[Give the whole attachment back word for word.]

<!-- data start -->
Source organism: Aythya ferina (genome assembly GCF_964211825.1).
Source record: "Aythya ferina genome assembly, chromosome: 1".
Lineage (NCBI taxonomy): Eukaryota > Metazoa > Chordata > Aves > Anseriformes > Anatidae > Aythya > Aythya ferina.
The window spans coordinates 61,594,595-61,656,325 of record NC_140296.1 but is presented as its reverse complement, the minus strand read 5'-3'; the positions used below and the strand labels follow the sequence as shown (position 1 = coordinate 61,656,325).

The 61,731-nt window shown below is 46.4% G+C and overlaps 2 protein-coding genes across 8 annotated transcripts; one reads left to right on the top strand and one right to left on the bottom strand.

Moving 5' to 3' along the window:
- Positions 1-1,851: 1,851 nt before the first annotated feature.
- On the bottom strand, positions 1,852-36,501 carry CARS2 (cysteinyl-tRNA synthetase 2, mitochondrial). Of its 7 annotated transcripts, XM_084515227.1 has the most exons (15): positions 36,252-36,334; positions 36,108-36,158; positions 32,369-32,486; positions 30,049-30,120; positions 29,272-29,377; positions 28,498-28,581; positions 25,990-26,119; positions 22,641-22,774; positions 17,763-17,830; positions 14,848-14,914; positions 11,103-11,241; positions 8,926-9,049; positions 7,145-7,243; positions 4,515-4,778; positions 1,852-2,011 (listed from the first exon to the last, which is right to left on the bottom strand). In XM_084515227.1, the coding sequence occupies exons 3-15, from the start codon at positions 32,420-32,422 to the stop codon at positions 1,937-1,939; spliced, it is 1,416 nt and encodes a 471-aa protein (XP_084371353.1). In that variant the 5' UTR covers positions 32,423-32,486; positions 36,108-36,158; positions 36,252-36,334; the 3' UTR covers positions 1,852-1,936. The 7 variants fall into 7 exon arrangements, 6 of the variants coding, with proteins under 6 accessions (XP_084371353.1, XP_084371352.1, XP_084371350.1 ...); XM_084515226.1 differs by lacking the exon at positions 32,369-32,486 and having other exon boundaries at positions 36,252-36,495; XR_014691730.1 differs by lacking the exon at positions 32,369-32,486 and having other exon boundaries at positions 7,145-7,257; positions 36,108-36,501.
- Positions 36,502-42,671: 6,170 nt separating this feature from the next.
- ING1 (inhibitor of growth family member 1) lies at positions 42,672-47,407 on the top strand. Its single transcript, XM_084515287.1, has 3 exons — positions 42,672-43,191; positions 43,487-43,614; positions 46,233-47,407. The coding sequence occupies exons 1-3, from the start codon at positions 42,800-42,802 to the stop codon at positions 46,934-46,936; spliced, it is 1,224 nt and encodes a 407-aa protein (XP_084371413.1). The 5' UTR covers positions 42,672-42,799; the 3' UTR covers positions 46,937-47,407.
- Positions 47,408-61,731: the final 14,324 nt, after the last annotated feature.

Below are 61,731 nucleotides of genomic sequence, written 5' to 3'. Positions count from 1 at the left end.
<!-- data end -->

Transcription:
Source organism: Aythya ferina (genome assembly GCF_964211825.1).
Source record: "Aythya ferina genome assembly, chromosome: 1".
Lineage (NCBI taxonomy): Eukaryota > Metazoa > Chordata > Aves > Anseriformes > Anatidae > Aythya > Aythya ferina.
The window spans coordinates 61,594,595-61,656,325 of record NC_140296.1 but is presented as its reverse complement, the minus strand read 5'-3'; the positions used below and the strand labels follow the sequence as shown (position 1 = coordinate 61,656,325).

The 61,731-nt window shown below is 46.4% G+C and overlaps 2 protein-coding genes across 8 annotated transcripts; one reads left to right on the top strand and one right to left on the bottom strand.

Moving 5' to 3' along the window:
- Positions 1-1,851: 1,851 nt before the first annotated feature.
- On the bottom strand, positions 1,852-36,501 carry CARS2 (cysteinyl-tRNA synthetase 2, mitochondrial). Of its 7 annotated transcripts, XM_084515227.1 has the most exons (15): positions 36,252-36,334; positions 36,108-36,158; positions 32,369-32,486; positions 30,049-30,120; positions 29,272-29,377; positions 28,498-28,581; positions 25,990-26,119; positions 22,641-22,774; positions 17,763-17,830; positions 14,848-14,914; positions 11,103-11,241; positions 8,926-9,049; positions 7,145-7,243; positions 4,515-4,778; positions 1,852-2,011 (listed from the first exon to the last, which is right to left on the bottom strand). In XM_084515227.1, the coding sequence occupies exons 3-15, from the start codon at positions 32,420-32,422 to the stop codon at positions 1,937-1,939; spliced, it is 1,416 nt and encodes a 471-aa protein (XP_084371353.1). In that variant the 5' UTR covers positions 32,423-32,486; positions 36,108-36,158; positions 36,252-36,334; the 3' UTR covers positions 1,852-1,936. The 7 variants fall into 7 exon arrangements, 6 of the variants coding, with proteins under 6 accessions (XP_084371353.1, XP_084371352.1, XP_084371350.1 ...); XM_084515226.1 differs by lacking the exon at positions 32,369-32,486 and having other exon boundaries at positions 36,252-36,495; XR_014691730.1 differs by lacking the exon at positions 32,369-32,486 and having other exon boundaries at positions 7,145-7,257; positions 36,108-36,501.
- Positions 36,502-42,671: 6,170 nt separating this feature from the next.
- ING1 (inhibitor of growth family member 1) lies at positions 42,672-47,407 on the top strand. Its single transcript, XM_084515287.1, has 3 exons — positions 42,672-43,191; positions 43,487-43,614; positions 46,233-47,407. The coding sequence occupies exons 1-3, from the start codon at positions 42,800-42,802 to the stop codon at positions 46,934-46,936; spliced, it is 1,224 nt and encodes a 407-aa protein (XP_084371413.1). The 5' UTR covers positions 42,672-42,799; the 3' UTR covers positions 46,937-47,407.
- Positions 47,408-61,731: the final 14,324 nt, after the last annotated feature.

Below are 61,731 nucleotides of genomic sequence, written 5' to 3'. Positions count from 1 at the left end.